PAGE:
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Baker & McKenzie Shakes Up London Associate Pay With New Merit-Based ModelBaker & McKenzie has overhauled its pay structure for London associates in a move away from the traditional post qualification experience model to a three-tier, merit-based system intended to encourage its associates to develop at a faster rate. The firm is also appointing partner "coaches" who will help associates develop within their department.
2012-10-08 12:00:00 AM
Baker & McKenzie has overhauled its pay structure for London associates in a move away from the traditional post qualification experience (PQE) model to a three-tier, merit-based system.
The three new levels are junior associate, mid-level associate and senior associate, with those adjudged to have met performance expectations rising to mid-level at two years' PQE and from mid-level to senior after five years.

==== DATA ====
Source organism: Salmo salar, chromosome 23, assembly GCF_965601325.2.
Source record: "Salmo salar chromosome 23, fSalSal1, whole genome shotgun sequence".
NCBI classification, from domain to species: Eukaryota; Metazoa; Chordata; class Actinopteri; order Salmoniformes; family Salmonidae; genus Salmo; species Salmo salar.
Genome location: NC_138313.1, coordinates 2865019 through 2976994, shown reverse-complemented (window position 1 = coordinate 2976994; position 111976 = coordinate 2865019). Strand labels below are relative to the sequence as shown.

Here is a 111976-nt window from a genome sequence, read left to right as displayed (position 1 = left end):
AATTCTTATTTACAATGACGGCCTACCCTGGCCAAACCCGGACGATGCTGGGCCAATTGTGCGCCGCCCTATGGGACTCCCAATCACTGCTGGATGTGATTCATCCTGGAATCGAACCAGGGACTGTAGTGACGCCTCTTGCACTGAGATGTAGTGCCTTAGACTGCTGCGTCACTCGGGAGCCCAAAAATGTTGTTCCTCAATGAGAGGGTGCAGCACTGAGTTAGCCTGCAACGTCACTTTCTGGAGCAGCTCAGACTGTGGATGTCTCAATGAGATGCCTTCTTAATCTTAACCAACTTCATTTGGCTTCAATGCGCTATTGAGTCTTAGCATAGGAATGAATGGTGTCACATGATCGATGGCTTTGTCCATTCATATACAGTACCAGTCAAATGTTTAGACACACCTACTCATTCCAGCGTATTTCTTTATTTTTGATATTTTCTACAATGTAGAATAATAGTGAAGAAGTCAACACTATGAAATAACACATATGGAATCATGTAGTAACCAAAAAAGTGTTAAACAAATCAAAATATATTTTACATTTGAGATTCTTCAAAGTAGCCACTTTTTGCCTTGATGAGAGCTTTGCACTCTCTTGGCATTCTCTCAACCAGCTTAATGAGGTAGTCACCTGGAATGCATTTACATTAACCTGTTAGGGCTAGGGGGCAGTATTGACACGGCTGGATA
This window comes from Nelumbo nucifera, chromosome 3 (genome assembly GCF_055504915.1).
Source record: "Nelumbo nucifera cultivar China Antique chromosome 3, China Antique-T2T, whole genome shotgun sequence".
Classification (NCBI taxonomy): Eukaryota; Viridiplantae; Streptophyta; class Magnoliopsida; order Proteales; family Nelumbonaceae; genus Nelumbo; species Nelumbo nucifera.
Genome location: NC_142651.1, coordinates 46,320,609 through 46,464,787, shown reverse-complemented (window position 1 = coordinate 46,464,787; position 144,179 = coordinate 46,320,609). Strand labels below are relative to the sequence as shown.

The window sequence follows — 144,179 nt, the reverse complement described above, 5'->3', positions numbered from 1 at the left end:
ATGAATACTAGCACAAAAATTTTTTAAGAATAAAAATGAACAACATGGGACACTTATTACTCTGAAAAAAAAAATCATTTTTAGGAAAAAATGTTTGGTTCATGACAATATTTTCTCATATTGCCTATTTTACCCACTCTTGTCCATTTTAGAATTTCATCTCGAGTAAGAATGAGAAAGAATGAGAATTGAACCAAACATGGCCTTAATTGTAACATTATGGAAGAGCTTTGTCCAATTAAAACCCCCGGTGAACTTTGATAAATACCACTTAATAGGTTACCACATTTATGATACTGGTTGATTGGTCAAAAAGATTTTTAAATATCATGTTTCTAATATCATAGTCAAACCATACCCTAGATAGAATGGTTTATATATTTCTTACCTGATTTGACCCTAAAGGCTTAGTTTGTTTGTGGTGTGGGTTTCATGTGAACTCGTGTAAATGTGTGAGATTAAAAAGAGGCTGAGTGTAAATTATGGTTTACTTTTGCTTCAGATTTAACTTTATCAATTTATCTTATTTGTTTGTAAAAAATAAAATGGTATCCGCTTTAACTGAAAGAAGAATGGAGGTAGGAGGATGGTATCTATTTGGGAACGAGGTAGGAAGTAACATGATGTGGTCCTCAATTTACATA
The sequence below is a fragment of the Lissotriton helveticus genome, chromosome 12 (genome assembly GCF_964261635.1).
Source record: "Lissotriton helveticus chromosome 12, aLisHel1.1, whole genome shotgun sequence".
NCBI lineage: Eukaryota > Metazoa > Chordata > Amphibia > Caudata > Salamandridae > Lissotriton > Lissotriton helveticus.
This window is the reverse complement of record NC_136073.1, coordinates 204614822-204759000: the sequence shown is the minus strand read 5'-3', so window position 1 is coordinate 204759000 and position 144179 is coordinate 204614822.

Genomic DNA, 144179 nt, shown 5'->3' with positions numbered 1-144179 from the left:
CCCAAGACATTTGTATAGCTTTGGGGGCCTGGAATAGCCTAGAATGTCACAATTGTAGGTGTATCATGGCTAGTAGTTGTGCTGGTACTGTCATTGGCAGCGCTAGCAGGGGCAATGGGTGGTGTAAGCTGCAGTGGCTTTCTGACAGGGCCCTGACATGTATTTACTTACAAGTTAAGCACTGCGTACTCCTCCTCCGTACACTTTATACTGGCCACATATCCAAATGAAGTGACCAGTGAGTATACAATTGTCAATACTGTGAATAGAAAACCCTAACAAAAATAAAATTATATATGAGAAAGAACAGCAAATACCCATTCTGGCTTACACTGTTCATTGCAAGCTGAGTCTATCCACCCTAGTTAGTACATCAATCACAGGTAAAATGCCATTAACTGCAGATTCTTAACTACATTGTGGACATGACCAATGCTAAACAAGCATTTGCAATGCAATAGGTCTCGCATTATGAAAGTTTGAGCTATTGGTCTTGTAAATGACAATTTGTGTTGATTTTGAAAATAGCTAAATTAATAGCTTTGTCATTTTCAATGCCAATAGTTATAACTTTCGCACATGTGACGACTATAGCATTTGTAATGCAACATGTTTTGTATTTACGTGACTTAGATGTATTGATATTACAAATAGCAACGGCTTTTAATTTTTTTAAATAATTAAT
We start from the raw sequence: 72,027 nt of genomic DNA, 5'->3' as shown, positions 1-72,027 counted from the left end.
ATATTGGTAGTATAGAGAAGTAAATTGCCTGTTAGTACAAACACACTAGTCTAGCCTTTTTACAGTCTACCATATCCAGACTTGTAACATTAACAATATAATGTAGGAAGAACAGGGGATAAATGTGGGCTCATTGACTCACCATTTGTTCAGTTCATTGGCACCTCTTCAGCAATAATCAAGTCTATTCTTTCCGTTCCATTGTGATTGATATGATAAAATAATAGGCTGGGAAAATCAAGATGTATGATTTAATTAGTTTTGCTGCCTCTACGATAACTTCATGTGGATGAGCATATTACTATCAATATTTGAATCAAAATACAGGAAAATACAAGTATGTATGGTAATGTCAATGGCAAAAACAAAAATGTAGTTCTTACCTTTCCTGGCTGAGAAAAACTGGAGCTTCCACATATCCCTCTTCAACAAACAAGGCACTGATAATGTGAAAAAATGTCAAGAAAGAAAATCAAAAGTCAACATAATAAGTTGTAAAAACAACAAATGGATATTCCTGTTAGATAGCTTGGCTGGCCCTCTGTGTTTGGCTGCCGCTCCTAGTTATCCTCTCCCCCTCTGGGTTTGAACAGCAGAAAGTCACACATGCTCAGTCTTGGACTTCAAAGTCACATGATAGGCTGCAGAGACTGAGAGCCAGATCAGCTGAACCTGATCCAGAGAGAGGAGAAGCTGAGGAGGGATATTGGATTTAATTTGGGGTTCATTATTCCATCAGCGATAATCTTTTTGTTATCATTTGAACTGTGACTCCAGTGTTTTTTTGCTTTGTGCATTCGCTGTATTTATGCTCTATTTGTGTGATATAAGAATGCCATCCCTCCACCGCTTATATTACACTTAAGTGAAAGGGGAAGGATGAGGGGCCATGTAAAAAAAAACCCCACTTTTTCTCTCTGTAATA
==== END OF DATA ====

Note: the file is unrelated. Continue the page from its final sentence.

Each of these roles will cover a broad pay bracket with pay levels determined by performance. The firm hopes the new system will encourage its associates to develop at a faster rate.
Bakers is also appointing partner "coaches" who will take responsibility to help associates develop within their department.
The new system is the brainchild of Bakers HR director Martin Blackburn, who developed the idea as a result of feedback received from the firm's partners and associates.
Blackburn said: "Associates were telling us that they wanted more feedback and more openness about their potential and career options. They wanted a longer-term mentor relationship with a nominated partner and we simply combined these ideas into the 'coach' who is responsible for no more than six associates over a significant part of their career."
The new structure has already been implemented, although no changes will be made to associate pay until next year's annual pay review.
The firm is also planning to make changes to associate charge-out rates in order to reflect the new structure.